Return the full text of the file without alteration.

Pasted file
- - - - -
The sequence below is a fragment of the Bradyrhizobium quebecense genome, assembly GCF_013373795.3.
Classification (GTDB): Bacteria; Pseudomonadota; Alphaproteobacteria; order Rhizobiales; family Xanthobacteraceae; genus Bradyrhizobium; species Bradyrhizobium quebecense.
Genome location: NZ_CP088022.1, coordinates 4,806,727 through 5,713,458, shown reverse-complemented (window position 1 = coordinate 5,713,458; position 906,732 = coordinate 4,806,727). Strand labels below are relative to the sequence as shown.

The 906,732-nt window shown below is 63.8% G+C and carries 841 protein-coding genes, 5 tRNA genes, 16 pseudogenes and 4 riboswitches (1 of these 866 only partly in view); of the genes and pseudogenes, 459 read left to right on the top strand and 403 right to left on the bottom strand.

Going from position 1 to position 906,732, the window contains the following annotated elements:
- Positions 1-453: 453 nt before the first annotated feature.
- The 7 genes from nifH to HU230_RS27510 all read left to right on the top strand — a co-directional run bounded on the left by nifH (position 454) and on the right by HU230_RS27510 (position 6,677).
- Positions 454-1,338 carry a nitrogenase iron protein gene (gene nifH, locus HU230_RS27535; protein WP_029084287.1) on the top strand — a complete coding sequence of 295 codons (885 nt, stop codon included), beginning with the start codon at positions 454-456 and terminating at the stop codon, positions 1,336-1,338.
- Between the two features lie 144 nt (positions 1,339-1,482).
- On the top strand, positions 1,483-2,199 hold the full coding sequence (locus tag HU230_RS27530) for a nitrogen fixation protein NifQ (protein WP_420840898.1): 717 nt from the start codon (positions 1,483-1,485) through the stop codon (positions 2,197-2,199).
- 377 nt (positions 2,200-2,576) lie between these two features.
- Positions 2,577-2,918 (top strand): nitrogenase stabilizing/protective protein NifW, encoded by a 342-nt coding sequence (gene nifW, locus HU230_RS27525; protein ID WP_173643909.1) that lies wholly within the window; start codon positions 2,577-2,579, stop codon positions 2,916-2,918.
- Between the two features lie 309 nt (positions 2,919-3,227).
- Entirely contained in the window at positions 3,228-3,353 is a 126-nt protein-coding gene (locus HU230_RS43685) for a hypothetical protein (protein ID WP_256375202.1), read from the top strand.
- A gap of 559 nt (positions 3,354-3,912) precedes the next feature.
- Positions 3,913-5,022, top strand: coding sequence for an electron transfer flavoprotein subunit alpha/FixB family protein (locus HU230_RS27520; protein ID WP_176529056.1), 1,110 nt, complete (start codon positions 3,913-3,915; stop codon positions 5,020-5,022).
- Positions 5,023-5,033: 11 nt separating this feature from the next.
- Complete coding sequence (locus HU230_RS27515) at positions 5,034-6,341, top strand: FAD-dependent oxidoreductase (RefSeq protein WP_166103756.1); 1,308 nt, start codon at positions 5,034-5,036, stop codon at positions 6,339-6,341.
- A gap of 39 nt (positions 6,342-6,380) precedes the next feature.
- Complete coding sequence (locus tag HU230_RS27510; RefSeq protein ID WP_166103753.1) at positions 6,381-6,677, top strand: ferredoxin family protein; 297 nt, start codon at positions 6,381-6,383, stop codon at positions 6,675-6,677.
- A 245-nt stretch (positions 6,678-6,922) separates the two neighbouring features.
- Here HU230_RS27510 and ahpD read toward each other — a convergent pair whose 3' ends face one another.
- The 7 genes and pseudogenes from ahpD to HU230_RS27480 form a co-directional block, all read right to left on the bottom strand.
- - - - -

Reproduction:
The sequence below is a fragment of the Bradyrhizobium quebecense genome, assembly GCF_013373795.3.
Classification (GTDB): Bacteria; Pseudomonadota; Alphaproteobacteria; order Rhizobiales; family Xanthobacteraceae; genus Bradyrhizobium; species Bradyrhizobium quebecense.
Genome location: NZ_CP088022.1, coordinates 4,806,727 through 5,713,458, shown reverse-complemented (window position 1 = coordinate 5,713,458; position 906,732 = coordinate 4,806,727). Strand labels below are relative to the sequence as shown.

The 906,732-nt window shown below is 63.8% G+C and carries 841 protein-coding genes, 5 tRNA genes, 16 pseudogenes and 4 riboswitches (1 of these 866 only partly in view); of the genes and pseudogenes, 459 read left to right on the top strand and 403 right to left on the bottom strand.

Going from position 1 to position 906,732, the window contains the following annotated elements:
- Positions 1-453: 453 nt before the first annotated feature.
- The 7 genes from nifH to HU230_RS27510 all read left to right on the top strand — a co-directional run bounded on the left by nifH (position 454) and on the right by HU230_RS27510 (position 6,677).
- Positions 454-1,338 carry a nitrogenase iron protein gene (gene nifH, locus HU230_RS27535; protein WP_029084287.1) on the top strand — a complete coding sequence of 295 codons (885 nt, stop codon included), beginning with the start codon at positions 454-456 and terminating at the stop codon, positions 1,336-1,338.
- Between the two features lie 144 nt (positions 1,339-1,482).
- On the top strand, positions 1,483-2,199 hold the full coding sequence (locus tag HU230_RS27530) for a nitrogen fixation protein NifQ (protein WP_420840898.1): 717 nt from the start codon (positions 1,483-1,485) through the stop codon (positions 2,197-2,199).
- 377 nt (positions 2,200-2,576) lie between these two features.
- Positions 2,577-2,918 (top strand): nitrogenase stabilizing/protective protein NifW, encoded by a 342-nt coding sequence (gene nifW, locus HU230_RS27525; protein ID WP_173643909.1) that lies wholly within the window; start codon positions 2,577-2,579, stop codon positions 2,916-2,918.
- Between the two features lie 309 nt (positions 2,919-3,227).
- Entirely contained in the window at positions 3,228-3,353 is a 126-nt protein-coding gene (locus HU230_RS43685) for a hypothetical protein (protein ID WP_256375202.1), read from the top strand.
- A gap of 559 nt (positions 3,354-3,912) precedes the next feature.
- Positions 3,913-5,022, top strand: coding sequence for an electron transfer flavoprotein subunit alpha/FixB family protein (locus HU230_RS27520; protein ID WP_176529056.1), 1,110 nt, complete (start codon positions 3,913-3,915; stop codon positions 5,020-5,022).
- Positions 5,023-5,033: 11 nt separating this feature from the next.
- Complete coding sequence (locus HU230_RS27515) at positions 5,034-6,341, top strand: FAD-dependent oxidoreductase (RefSeq protein WP_166103756.1); 1,308 nt, start codon at positions 5,034-5,036, stop codon at positions 6,339-6,341.
- A gap of 39 nt (positions 6,342-6,380) precedes the next feature.
- Complete coding sequence (locus tag HU230_RS27510; RefSeq protein ID WP_166103753.1) at positions 6,381-6,677, top strand: ferredoxin family protein; 297 nt, start codon at positions 6,381-6,383, stop codon at positions 6,675-6,677.
- A 245-nt stretch (positions 6,678-6,922) separates the two neighbouring features.
- Here HU230_RS27510 and ahpD read toward each other — a convergent pair whose 3' ends face one another.
- The 7 genes and pseudogenes from ahpD to HU230_RS27480 form a co-directional block, all read right to left on the bottom strand.